Fundraising is underway for a monument to honor six brothers from southeast Iowa who all volunteered for the Union Army and died during the Civil War. The Littleton brothers were from Toolesboro, a small town in Louisa County. One brother died in battle.
Four died of disease or accidents during the war and one died of his injuries shortly after he made it home. “He was in the battle of Harpers Ferry (in Virginia in 1862), captured, released, came home ill and died soon after,” says Tom Woodruff of Davenport, a member of the Louisa County Historical Society.
Woodruff discovered the story of these six brothers in a batch of old newspaper clippings four years ago and he’s been researching their history ever since.
“We were so fortunate in Iowa, Louisa County, to have these young men who gave so much,” Woodruff says.
The family was listed in the 1860 U.S. Census as “mulatto” to indicate they were of mixed race and Woodruff believes either abolitionists in the Louisa County area or Mormons in nearby Nauvoo, Illinois, helped the family settle in southeast Iowa in about 1840.
“We didn’t make that the emphasis of the story. It was the fact that six brothers came with their parents, some of them born on the way in Ohio, arrived here, were able to buy 200 acres of land and farm it in itself is a remarkable story,” Woodruff says. “What happened to the girls is quite a story.”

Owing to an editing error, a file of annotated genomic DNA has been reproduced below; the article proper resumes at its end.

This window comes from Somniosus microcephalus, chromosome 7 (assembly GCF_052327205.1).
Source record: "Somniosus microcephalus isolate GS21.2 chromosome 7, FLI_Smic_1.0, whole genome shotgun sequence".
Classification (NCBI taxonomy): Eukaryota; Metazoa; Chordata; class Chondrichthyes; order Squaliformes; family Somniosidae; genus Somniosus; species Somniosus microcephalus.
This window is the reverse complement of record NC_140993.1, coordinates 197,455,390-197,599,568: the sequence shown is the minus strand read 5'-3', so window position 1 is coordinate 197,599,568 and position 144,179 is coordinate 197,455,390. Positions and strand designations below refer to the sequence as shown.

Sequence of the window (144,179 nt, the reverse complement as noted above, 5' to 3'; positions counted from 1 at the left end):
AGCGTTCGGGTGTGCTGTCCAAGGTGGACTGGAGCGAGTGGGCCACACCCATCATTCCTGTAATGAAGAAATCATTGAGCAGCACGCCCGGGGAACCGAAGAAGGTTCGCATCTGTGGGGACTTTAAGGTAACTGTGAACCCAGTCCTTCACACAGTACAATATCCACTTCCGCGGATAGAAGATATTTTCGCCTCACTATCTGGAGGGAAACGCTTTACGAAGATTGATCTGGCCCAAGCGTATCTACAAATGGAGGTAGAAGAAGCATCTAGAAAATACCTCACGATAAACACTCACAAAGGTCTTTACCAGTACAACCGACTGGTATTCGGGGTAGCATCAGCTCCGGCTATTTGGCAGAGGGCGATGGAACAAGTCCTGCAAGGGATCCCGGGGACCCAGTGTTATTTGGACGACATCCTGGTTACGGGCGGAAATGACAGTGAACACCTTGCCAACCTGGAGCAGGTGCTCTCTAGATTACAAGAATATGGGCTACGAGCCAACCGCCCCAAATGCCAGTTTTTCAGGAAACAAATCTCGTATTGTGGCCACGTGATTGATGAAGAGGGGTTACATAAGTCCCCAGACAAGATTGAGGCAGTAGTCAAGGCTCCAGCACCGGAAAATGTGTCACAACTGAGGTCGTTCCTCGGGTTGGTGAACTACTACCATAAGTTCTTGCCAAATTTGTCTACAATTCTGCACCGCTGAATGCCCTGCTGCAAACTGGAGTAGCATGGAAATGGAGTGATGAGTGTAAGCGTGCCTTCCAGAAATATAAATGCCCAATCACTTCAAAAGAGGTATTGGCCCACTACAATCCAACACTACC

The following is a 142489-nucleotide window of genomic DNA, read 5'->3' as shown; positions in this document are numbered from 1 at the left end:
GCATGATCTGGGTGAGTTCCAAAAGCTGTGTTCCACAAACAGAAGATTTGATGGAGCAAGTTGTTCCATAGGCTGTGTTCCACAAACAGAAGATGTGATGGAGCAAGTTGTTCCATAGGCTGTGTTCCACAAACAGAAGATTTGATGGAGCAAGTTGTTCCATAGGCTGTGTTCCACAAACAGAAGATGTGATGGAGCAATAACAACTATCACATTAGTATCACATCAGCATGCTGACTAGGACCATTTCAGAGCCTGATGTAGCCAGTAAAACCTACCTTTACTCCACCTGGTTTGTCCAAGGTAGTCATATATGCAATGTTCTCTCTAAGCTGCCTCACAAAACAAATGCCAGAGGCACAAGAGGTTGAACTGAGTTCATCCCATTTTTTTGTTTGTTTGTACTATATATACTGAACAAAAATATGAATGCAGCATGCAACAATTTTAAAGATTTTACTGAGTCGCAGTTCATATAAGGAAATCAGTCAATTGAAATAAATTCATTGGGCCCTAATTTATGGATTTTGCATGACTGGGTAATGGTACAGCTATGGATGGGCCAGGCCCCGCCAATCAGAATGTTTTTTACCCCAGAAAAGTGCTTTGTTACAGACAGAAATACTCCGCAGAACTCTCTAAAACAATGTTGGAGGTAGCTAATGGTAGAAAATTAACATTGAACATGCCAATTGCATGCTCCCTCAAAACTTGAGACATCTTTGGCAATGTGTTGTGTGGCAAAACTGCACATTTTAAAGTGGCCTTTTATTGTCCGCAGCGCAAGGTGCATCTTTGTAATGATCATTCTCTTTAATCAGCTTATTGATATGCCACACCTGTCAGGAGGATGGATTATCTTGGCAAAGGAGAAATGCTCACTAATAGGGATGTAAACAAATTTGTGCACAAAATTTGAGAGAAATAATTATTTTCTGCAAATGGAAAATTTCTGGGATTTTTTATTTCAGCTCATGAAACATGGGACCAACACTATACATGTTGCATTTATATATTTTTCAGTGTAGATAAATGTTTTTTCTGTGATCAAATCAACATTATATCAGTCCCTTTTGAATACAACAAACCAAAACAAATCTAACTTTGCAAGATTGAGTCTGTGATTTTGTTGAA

The brothers’ parents died before their sons went away to war and the six brothers left four sisters behind on the farm.
“We have found descendants of three sisters and, by the way, none of these descendants knew anything about their history,” Woodruff says. “The fourth girl, we’re not totally sure about her descendants or where she went.”
Woodruff says more than 50 descendants of Littleton sisters held a family reunion after he tipped them off about the six brothers who served and died during the Civil War. Will Thomson of Armadillo Arts in Iowa City has designed an 11-foot-tall black granite monument to honor the Littleton brothers.
“On one side there will be etched a drawing that shows six soldiers disappearing into the fog of war and underneath there’s the legend from Lincoln’s Gettysburg Address: ‘the last full measure of devotion,'” Thomson says. “And on the base there’s the name of the family, Littleton, and on the other side there’s a paragraph of text that tells their story.”
The site chosen for the monument is adjacent to a state historic site, the Toolesboro Indian Mounds and Museum. The spot is also along a highway, just two miles from the farm where the brothers lived. Organizers plan to plant six oak trees around the monument, one for each Littleton brother who died in the Civil War. Woodruff is working with a local high school to write a play about the brothers and he says their story is popping up on blogs, too. He hopes a novel will be published and a documentary will be made about the six brothers.
Woodruff and Thomson made their comments during a recent appearance on Iowa Public Radio’s “Talk of Iowa” program.